1. Link the Writer
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    Link the Writer Flipping Out For A Good Story. Contributor

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    Julius Caesar, the Play vs. Historical

    Discussion in 'Book Discussion' started by Link the Writer, Mar 16, 2015.

    In honor of the Ides of March (which was yesterday, given) and the fact that Julius Caesar was killed 1,971 years ago on the floor of the Roman Senate, I thought it'd be fitting to make a thread about him. Specifically the play vs. actual history.

    Now, the play as I understand it, portrayed Caesar as a man who believed himself untouchable, that if anything bad was to happen to him, then it was Fate playing a hand. Brutus, for his part, had some difficulty deciding if he needed to murder Caesar out of a perceived idea that he was a threat to Rome. I personally disagree because from what I read in Caesar's actions and words, he came off as a simple leader with an ego natural to his station. And honestly, would you believe an old guy if he randomly went up to you crying out to beware a certain date? Likely not. To sum up my view, the whole thing could've been easily resolved within five minutes had Brutus simply talked with Caesar about his ambitions (and warned him of an assassination attempt.)

    I'm curious as to how the actual historical event matches up to Shakespeare's version of the event. Did Historical!Brutus murder Caesar due to some misguided sense of duty for his nation, out of fear that Caesar was about to become something that would be harmful to Rome? Did Shakespeare faithfully portray Caesar as he was in history, or did he add/subtract certain elements to produce the Caesar we know from the play?

    Discuss!
     
  2. Talisien
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    Talisien Member

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  3. Chinspinner
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    Chinspinner Contributing Member Contributor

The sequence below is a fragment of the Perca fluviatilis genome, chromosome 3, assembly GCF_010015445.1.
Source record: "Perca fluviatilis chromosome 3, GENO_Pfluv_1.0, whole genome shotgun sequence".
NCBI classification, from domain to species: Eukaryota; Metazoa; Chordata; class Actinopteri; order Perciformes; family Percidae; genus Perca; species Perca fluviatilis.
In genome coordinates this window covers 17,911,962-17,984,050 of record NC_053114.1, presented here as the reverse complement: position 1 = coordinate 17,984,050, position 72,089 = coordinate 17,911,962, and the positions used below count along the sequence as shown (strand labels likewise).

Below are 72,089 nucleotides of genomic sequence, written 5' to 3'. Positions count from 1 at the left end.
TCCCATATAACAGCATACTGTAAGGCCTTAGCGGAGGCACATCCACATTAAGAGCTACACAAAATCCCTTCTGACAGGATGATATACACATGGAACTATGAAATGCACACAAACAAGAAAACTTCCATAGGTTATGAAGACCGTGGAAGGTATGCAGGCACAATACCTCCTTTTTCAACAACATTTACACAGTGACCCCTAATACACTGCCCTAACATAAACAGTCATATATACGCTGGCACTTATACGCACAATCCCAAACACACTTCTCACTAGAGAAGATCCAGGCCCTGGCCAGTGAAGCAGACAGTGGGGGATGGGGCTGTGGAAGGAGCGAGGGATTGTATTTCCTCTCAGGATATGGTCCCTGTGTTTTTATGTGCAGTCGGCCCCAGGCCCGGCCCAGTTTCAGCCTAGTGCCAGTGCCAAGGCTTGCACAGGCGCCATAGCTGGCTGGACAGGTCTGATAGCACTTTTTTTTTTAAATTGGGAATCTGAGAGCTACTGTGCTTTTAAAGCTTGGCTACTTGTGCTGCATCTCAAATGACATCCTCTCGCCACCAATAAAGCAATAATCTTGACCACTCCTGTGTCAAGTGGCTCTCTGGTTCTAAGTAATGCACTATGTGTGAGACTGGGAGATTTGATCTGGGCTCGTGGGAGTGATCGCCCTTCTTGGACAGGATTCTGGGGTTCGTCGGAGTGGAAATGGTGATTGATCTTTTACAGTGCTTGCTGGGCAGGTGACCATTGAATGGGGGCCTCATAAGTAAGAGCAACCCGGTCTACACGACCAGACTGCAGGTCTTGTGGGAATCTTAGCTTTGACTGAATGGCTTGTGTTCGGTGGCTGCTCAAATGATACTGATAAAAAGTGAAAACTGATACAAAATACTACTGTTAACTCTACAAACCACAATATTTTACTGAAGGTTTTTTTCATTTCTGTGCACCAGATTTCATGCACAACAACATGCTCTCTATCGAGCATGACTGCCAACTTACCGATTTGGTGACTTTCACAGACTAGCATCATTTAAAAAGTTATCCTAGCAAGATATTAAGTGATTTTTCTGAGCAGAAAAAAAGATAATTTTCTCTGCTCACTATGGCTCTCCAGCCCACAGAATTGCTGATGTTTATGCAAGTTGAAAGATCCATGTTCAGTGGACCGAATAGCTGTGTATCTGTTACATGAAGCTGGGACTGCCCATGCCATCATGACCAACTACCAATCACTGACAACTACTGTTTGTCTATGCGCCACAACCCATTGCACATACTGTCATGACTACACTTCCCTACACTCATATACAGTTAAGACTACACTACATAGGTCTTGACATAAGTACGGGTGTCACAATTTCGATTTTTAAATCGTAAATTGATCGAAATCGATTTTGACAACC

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    Are we expecting it to be accurate? Dramatisations of historical events are rarely known for their historical accuracy.
     
  4. Lemex
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    Lemex That's Lord Lemex to you. Contributor

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    Well, in the Shakespeare play the conspirators had a point. That was Shakespeare's point in writing it it seems. However, as the link that @Talisien provided, the truth is much more complicated than the poetical 'problem' Shakespeare enjoyed employing in his plays. See every other good tragedy the guy wrote for examples of this ambiguity in the Shakespeare cannon (obviously that doesn't include 'Titus Andronicus' because jesus fucking christ).

    Also, it must be remembered that Caesar was not the first roman to invade the Holy City and declare himself Ponti Maximus. Also, Caesar had forged an alliance with Cleopatra - and the whole rivalry with her other lover Marc Antony and Caesar's adopted son Octavian was with Caesar's death only going to descend into a civil war - no matter what the terms of the Treaty of Brundisium was, some serious shit was going to go down anyway. If the second Triumverate (to contradict the above linked article) prepared for the coming civil war then they might have put off Caesar's death for a few years to let him consolidate power. Because as much as the guy was a militaristic genius, he was also apparently a very gifted politician and almost everything he did was extremely popular with the Plebeians. Which is why the Patrician's didn't like him very much after they got past all the military victories.
     
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  5. Link the Writer
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    Link the Writer Flipping Out For A Good Story. Contributor

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    Ah, thanks for the clarification. So it turns out the Soothsayer would've been in the know with regards to Roman politics and knew that Caesar's life was in danger.

    Thank you for the link. Very informative and has helped clear up a lot of misconceptions. :)

    What's wrong with Titus Andronicius? :p

    Ah, makes sense. His military campaigns, his victories against the other two Roman generals as well as his alliance with Cleopatra must've done wonders to make his enemies hate him.

    Thanks for the information, you two. Left me with something to think about.
     
  6. Lemex
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    Lemex That's Lord Lemex to you. Contributor

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    Let's just say some scholars have been trying desperately to argue Shakespeare didn't write it, even though it appears in the First Folio. :p

    Also the problem that she was an ugly bat no one in Rome trusted. :p
     
  7. Mike Hill
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    Mike Hill Natural born citizen of republic of Finland.

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    It isn't nor does it have to be accurate, but bad thing is that people whom aren't in to history get false information.
    Another example would be pyramids. Ou how much annoyance you have caused me Bible!
     

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